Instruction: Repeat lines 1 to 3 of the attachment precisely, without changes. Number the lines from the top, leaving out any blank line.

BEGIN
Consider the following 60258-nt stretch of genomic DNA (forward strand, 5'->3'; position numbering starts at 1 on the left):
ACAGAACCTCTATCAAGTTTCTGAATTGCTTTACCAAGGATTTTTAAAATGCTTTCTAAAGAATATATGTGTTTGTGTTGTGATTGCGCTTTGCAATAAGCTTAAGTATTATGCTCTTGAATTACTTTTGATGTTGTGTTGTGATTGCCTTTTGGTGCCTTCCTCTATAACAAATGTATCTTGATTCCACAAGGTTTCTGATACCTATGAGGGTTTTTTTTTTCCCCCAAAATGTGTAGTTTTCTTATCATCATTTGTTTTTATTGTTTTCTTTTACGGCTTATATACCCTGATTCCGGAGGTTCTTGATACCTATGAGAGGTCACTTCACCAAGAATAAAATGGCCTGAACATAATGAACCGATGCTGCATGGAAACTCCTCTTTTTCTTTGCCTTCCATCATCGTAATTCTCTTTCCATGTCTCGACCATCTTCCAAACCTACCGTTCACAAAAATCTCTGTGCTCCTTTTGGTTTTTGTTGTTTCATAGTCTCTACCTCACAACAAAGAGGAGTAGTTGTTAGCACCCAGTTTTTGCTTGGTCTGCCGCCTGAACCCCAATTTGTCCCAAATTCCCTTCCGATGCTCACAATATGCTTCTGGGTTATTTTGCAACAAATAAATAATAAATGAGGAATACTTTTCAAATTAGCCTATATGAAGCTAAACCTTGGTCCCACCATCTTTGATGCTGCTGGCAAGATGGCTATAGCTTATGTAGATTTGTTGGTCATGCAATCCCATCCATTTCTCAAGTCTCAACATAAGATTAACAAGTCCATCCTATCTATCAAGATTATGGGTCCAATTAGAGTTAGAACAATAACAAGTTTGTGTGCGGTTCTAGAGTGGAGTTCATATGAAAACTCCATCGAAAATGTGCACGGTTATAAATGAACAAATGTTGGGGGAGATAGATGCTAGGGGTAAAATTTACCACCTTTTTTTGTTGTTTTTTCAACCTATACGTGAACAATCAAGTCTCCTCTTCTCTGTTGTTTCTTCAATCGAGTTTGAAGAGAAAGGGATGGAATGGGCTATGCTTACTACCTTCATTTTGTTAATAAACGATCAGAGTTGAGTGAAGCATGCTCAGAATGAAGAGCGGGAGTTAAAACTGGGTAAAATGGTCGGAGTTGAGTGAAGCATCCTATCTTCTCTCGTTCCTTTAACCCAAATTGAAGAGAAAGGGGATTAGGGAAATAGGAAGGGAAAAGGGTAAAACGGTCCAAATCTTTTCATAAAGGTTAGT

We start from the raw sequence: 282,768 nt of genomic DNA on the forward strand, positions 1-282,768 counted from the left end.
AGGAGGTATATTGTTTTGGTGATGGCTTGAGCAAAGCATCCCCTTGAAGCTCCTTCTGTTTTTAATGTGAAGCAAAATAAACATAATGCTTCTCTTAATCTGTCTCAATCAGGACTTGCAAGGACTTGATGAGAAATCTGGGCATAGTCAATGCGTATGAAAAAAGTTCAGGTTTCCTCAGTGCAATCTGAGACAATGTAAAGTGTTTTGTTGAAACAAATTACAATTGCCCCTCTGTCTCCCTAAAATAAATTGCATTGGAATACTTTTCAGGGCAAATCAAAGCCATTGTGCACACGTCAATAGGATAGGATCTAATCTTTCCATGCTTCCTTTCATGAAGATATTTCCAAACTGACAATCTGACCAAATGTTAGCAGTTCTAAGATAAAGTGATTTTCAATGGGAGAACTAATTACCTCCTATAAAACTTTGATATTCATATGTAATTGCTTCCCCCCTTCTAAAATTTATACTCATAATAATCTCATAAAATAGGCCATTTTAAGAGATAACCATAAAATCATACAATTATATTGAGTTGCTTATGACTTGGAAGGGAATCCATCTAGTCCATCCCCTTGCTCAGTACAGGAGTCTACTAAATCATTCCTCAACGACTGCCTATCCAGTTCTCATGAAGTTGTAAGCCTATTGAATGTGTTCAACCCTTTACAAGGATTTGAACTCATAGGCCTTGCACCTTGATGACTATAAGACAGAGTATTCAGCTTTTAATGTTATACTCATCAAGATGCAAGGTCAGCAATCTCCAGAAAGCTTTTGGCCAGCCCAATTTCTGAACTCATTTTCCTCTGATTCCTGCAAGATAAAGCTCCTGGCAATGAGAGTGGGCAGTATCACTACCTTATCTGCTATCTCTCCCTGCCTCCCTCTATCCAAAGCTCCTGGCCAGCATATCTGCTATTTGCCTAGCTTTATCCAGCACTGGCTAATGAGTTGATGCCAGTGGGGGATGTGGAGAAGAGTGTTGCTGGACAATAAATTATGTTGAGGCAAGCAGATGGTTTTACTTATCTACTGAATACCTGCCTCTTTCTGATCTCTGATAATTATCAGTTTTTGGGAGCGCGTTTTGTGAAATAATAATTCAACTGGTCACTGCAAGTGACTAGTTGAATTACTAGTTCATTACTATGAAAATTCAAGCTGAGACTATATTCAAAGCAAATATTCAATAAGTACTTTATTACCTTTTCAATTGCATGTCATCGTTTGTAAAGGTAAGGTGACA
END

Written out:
Consider the following 60258-nt stretch of genomic DNA (forward strand, 5'->3'; position numbering starts at 1 on the left):
ACAGAACCTCTATCAAGTTTCTGAATTGCTTTACCAAGGATTTTTAAAATGCTTTCTAAAGAATATATGTGTTTGTGTTGTGATTGCGCTTTGCAATAAGCTTAAGTATTATGCTCTTGAATTACTTTTGATGTTGTGTTGTGATTGCCTTTTGGTGCCTTCCTCTATAACAAATGTATCTTGATTCCACAAGGTTTCTGATACCTATGAGGGTTTTTTTTTTCCCCCAAAATGTGTAGTTTTCTTATCATCATTTGTTTTTATTGTTTTCTTTTACGGCTTATATACCCTGATTCCGGAGGTTCTTGATACCTATGAGAGGTCACTTCACCAAGAATAAAATGGCCTGAACATAATGAACCGATGCTGCATGGAAACTCCTCTTTTTCTTTGCCTTCCATCATCGTAATTCTCTTTCCATGTCTCGACCATCTTCCAAACCTACCGTTCACAAAAATCTCTGTGCTCCTTTTGGTTTTTGTTGTTTCATAGTCTCTACCTCACAACAAAGAGGAGTAGTTGTTAGCACCCAGTTTTTGCTTGGTCTGCCGCCTGAACCCCAATTTGTCCCAAATTCCCTTCCGATGCTCACAATATGCTTCTGGGTTATTTTGCAACAAATAAATAATAAATGAGGAATACTTTTCAAATTAGCCTATATGAAGCTAAACCTTGGTCCCACCATCTTTGATGCTGCTGGCAAGATGGCTATAGCTTATGTAGATTTGTTGGTCATGCAATCCCATCCATTTCTCAAGTCTCAACATAAGATTAACAAGTCCATCCTATCTATCAAGATTATGGGTCCAATTAGAGTTAGAACAATAACAAGTTTGTGTGCGGTTCTAGAGTGGAGTTCATATGAAAACTCCATCGAAAATGTGCACGGTTATAAATGAACAAATGTTGGGGGAGATAGATGCTAGGGGTAAAATTTACCACCTTTTTTTGTTGTTTTTTCAACCTATACGTGAACAATCAAGTCTCCTCTTCTCTGTTGTTTCTTCAATCGAGTTTGAAGAGAAAGGGATGGAATGGGCTATGCTTACTACCTTCATTTTGTTAATAAACGATCAGAGTTGAGTGAAGCATGCTCAGAATGAAGAGCGGGAGTTAAAACTGGGTAAAATGGTCGGAGTTGAGTGAAGCATCCTATCTTCTCTCGTTCCTTTAACCCAAATTGAAGAGAAAGGGGATTAGGGAAATAGGAAGGGAAAAGGGTAAAACGGTCCAAATCTTTTCATAAAGGTTAGT

We start from the raw sequence: 282,768 nt of genomic DNA on the forward strand, positions 1-282,768 counted from the left end.